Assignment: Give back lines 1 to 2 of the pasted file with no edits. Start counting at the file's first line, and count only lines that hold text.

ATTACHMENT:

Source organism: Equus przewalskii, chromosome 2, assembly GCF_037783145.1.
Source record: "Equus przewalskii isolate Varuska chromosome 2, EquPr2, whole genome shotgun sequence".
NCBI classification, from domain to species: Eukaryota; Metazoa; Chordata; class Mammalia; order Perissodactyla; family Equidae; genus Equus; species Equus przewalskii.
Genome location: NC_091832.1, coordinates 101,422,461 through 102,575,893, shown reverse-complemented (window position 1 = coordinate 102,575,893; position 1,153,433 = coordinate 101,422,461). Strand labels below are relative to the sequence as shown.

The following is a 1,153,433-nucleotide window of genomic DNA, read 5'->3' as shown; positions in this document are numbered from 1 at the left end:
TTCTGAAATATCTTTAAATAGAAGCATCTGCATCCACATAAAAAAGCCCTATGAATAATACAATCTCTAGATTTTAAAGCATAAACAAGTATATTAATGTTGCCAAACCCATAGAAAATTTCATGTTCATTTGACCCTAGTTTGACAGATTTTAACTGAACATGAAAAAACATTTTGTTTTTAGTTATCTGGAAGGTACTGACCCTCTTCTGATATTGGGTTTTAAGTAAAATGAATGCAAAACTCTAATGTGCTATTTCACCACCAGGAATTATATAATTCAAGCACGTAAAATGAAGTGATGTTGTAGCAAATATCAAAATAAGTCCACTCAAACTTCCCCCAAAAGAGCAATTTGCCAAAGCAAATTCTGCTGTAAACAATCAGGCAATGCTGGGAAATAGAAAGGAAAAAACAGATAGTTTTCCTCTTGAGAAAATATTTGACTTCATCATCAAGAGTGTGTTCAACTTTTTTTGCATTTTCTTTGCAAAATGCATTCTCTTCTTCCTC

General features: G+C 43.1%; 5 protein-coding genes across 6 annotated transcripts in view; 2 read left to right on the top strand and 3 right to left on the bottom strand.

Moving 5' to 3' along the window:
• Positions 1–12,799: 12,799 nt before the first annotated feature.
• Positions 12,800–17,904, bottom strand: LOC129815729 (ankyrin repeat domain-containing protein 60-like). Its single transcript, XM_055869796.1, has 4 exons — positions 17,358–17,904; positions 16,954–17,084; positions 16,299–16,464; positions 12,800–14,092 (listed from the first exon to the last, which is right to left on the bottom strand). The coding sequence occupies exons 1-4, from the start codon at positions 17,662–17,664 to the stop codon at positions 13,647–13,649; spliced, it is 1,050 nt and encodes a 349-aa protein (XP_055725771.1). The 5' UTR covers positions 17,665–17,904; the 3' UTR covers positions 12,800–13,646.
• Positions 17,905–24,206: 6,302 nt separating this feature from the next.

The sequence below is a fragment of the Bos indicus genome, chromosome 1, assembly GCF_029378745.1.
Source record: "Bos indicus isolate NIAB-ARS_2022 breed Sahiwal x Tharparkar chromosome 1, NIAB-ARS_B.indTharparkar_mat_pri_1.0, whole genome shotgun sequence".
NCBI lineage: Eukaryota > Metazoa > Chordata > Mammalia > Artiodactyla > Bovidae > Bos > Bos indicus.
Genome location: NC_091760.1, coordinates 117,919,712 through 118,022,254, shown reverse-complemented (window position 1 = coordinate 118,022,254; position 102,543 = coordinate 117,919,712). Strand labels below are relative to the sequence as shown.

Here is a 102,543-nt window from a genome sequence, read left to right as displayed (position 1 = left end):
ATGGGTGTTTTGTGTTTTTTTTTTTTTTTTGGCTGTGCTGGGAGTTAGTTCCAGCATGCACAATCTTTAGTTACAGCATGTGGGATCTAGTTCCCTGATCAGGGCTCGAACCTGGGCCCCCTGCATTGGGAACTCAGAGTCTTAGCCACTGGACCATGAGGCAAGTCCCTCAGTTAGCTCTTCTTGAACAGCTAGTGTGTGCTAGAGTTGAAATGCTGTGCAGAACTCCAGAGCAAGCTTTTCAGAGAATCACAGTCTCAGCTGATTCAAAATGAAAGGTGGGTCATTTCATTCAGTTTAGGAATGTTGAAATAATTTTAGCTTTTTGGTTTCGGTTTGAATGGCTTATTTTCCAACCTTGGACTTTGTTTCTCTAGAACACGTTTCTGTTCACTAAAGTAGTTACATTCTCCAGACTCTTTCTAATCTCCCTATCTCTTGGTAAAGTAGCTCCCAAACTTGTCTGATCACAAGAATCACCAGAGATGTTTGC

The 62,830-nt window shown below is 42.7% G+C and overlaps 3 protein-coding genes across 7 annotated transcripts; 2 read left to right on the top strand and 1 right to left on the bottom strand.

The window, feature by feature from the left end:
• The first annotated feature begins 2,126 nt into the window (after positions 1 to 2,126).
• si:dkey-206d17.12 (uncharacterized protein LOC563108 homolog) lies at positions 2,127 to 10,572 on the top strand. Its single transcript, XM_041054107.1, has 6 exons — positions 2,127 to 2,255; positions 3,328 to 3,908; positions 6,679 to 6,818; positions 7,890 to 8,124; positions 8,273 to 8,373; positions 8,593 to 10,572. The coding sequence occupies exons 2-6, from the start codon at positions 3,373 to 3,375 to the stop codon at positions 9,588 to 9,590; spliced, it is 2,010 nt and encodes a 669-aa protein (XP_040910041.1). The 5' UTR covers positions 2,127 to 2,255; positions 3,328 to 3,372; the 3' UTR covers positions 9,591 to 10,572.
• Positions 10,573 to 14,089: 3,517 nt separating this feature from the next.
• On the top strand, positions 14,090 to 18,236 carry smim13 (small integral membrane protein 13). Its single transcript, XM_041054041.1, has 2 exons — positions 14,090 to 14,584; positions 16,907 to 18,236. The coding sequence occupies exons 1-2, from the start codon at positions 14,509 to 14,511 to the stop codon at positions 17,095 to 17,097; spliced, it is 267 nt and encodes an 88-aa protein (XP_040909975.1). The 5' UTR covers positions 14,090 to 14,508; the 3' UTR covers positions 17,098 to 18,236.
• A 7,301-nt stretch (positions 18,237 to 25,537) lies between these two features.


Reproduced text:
Source organism: Equus przewalskii, chromosome 2, assembly GCF_037783145.1.
Source record: "Equus przewalskii isolate Varuska chromosome 2, EquPr2, whole genome shotgun sequence".